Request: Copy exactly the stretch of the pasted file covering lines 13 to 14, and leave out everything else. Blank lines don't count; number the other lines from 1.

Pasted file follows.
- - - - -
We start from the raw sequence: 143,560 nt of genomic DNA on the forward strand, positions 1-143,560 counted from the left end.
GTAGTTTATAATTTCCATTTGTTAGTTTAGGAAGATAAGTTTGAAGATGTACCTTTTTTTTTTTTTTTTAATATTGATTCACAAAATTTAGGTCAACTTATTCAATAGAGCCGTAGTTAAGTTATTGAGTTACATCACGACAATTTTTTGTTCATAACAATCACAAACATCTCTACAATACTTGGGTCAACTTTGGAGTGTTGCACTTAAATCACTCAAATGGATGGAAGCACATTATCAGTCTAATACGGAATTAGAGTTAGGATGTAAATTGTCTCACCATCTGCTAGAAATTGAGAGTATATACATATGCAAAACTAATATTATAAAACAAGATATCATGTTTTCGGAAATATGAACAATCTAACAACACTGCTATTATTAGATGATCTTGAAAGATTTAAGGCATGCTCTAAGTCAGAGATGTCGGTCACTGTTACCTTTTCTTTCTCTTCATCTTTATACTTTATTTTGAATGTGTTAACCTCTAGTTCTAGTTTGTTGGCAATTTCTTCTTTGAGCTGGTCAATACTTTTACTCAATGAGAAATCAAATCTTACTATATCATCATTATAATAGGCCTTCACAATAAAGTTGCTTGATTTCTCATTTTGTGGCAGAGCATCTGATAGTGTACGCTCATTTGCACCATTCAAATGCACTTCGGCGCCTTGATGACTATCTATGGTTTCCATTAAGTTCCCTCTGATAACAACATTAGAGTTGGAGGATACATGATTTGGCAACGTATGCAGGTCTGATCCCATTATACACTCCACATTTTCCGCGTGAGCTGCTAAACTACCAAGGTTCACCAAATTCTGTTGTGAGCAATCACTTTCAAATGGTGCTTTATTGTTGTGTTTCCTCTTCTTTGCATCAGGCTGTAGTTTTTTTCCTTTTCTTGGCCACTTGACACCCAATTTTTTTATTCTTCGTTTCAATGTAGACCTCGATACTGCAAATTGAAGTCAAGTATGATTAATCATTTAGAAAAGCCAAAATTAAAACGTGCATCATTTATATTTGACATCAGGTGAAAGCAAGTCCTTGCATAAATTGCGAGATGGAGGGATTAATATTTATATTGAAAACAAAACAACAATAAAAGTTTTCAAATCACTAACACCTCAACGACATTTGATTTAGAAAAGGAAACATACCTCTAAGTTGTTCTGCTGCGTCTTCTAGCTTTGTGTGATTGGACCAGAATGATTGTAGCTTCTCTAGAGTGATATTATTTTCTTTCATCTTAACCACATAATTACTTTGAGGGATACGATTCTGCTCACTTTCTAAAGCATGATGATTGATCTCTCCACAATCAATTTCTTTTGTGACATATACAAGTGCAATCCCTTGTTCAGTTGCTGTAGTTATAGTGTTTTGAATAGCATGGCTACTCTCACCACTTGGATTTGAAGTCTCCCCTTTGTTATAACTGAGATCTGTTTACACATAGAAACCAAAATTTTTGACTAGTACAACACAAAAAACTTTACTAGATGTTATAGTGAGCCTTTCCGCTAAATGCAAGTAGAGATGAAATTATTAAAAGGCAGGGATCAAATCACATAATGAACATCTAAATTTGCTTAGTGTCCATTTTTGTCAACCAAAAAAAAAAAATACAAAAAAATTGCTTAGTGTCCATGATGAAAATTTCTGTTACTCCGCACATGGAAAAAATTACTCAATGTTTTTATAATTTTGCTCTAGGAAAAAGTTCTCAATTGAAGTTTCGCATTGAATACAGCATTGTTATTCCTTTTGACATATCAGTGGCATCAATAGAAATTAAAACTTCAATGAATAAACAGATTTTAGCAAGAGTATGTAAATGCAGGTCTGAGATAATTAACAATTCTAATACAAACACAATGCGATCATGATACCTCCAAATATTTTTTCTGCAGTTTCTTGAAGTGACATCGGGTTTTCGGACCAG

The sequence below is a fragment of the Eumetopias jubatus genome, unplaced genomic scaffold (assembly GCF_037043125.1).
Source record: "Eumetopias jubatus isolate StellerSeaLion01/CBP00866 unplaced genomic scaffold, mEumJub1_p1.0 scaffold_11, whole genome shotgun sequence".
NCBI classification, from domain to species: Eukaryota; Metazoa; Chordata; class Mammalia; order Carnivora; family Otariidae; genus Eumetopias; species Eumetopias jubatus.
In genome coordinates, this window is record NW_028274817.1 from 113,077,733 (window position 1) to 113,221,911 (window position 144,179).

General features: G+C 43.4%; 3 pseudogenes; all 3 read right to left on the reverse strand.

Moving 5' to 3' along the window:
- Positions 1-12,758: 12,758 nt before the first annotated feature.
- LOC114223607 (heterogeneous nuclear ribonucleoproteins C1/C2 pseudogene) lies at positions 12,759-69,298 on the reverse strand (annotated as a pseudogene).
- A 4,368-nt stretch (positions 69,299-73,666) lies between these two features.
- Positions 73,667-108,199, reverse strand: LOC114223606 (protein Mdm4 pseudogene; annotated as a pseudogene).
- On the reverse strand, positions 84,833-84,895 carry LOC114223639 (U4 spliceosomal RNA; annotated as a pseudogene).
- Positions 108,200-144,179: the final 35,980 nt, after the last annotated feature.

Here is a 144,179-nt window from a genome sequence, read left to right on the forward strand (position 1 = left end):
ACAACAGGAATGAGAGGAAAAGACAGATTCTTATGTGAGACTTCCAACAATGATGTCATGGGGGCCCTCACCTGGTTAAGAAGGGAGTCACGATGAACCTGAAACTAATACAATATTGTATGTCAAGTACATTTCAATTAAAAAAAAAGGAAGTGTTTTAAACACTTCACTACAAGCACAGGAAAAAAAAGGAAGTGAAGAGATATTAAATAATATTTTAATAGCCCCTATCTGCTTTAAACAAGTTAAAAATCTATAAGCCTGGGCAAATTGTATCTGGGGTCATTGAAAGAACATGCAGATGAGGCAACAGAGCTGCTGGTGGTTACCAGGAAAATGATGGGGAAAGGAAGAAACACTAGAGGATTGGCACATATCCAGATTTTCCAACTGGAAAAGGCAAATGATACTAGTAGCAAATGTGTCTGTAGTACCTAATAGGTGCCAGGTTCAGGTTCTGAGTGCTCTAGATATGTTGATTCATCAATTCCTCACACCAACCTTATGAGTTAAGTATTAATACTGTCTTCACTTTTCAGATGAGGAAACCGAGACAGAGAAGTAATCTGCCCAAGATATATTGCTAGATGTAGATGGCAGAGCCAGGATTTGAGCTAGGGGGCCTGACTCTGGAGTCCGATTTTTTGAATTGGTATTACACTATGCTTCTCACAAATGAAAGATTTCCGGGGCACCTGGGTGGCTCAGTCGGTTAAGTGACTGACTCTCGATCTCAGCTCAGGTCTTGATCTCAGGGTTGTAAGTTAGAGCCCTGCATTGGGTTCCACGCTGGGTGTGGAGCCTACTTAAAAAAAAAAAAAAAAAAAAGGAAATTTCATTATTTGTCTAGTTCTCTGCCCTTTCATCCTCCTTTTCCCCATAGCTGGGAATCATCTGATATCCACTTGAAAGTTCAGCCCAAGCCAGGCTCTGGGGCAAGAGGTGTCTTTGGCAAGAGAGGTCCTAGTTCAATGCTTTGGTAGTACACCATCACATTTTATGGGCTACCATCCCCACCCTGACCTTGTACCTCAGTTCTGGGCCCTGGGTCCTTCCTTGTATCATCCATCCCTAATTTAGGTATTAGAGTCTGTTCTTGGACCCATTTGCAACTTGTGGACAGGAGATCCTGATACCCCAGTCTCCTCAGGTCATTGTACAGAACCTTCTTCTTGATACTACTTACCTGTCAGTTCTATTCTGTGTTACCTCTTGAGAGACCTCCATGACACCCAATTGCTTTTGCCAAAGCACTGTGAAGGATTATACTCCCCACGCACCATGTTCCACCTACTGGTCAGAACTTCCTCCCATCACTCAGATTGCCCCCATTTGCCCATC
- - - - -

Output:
- On the reverse strand, positions 84,833-84,895 carry LOC114223639 (U4 spliceosomal RNA; annotated as a pseudogene).
- Positions 108,200-144,179: the final 35,980 nt, after the last annotated feature.